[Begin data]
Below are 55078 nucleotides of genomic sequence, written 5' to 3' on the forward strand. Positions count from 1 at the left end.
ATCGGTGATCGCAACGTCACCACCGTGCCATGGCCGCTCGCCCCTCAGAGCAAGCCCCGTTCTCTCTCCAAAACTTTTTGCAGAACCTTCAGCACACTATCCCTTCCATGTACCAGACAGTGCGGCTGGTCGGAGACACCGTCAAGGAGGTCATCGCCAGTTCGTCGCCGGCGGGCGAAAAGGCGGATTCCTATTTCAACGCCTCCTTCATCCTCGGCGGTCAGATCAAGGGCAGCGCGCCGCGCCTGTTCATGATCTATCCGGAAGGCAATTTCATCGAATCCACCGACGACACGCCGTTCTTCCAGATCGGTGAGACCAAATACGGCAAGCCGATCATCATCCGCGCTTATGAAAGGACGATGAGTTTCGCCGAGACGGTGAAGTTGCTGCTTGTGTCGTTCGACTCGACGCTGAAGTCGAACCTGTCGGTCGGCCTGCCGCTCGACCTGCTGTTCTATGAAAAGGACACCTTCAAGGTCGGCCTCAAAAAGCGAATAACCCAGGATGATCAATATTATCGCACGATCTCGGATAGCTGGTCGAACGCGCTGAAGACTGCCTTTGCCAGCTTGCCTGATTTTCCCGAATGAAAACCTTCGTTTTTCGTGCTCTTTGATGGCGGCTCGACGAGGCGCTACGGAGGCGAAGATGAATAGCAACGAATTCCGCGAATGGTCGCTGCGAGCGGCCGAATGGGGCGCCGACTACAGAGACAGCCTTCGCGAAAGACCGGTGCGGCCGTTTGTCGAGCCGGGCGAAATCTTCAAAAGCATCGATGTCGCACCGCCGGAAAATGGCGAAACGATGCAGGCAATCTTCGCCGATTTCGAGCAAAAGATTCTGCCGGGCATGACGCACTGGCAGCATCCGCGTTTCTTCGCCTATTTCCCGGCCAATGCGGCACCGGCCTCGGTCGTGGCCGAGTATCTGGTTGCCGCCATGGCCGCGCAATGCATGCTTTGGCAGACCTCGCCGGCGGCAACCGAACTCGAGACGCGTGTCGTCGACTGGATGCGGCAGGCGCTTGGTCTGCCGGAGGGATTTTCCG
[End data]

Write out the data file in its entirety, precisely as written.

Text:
Below are 55078 nucleotides of genomic sequence, written 5' to 3' on the forward strand. Positions count from 1 at the left end.
ATCGGTGATCGCAACGTCACCACCGTGCCATGGCCGCTCGCCCCTCAGAGCAAGCCCCGTTCTCTCTCCAAAACTTTTTGCAGAACCTTCAGCACACTATCCCTTCCATGTACCAGACAGTGCGGCTGGTCGGAGACACCGTCAAGGAGGTCATCGCCAGTTCGTCGCCGGCGGGCGAAAAGGCGGATTCCTATTTCAACGCCTCCTTCATCCTCGGCGGTCAGATCAAGGGCAGCGCGCCGCGCCTGTTCATGATCTATCCGGAAGGCAATTTCATCGAATCCACCGACGACACGCCGTTCTTCCAGATCGGTGAGACCAAATACGGCAAGCCGATCATCATCCGCGCTTATGAAAGGACGATGAGTTTCGCCGAGACGGTGAAGTTGCTGCTTGTGTCGTTCGACTCGACGCTGAAGTCGAACCTGTCGGTCGGCCTGCCGCTCGACCTGCTGTTCTATGAAAAGGACACCTTCAAGGTCGGCCTCAAAAAGCGAATAACCCAGGATGATCAATATTATCGCACGATCTCGGATAGCTGGTCGAACGCGCTGAAGACTGCCTTTGCCAGCTTGCCTGATTTTCCCGAATGAAAACCTTCGTTTTTCGTGCTCTTTGATGGCGGCTCGACGAGGCGCTACGGAGGCGAAGATGAATAGCAACGAATTCCGCGAATGGTCGCTGCGAGCGGCCGAATGGGGCGCCGACTACAGAGACAGCCTTCGCGAAAGACCGGTGCGGCCGTTTGTCGAGCCGGGCGAAATCTTCAAAAGCATCGATGTCGCACCGCCGGAAAATGGCGAAACGATGCAGGCAATCTTCGCCGATTTCGAGCAAAAGATTCTGCCGGGCATGACGCACTGGCAGCATCCGCGTTTCTTCGCCTATTTCCCGGCCAATGCGGCACCGGCCTCGGTCGTGGCCGAGTATCTGGTTGCCGCCATGGCCGCGCAATGCATGCTTTGGCAGACCTCGCCGGCGGCAACCGAACTCGAGACGCGTGTCGTCGACTGGATGCGGCAGGCGCTTGGTCTGCCGGAGGGATTTTCCG